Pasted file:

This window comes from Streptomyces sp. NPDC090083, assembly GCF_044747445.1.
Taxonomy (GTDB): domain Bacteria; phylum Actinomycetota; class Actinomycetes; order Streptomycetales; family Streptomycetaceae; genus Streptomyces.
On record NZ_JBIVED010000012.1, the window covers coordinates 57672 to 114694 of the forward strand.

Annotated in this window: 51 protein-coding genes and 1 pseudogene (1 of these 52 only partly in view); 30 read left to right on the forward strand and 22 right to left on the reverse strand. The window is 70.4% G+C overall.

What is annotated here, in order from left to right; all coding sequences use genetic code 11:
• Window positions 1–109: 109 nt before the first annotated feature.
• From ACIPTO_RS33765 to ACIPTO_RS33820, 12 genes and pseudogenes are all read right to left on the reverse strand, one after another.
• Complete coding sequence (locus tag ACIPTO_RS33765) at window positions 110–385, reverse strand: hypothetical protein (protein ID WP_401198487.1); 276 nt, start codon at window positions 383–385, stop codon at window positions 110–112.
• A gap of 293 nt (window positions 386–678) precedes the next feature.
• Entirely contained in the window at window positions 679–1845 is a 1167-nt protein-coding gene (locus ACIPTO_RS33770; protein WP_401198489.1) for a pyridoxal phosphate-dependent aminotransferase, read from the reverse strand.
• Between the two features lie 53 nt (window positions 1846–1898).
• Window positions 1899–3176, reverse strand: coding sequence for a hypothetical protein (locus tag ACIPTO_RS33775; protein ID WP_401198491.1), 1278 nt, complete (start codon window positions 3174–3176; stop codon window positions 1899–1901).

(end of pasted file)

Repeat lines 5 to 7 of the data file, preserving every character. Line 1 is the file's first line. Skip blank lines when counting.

What is annotated here, in order from left to right; all coding sequences use genetic code 11:
• Window positions 1–109: 109 nt before the first annotated feature.
• From ACIPTO_RS33765 to ACIPTO_RS33820, 12 genes and pseudogenes are all read right to left on the reverse strand, one after another.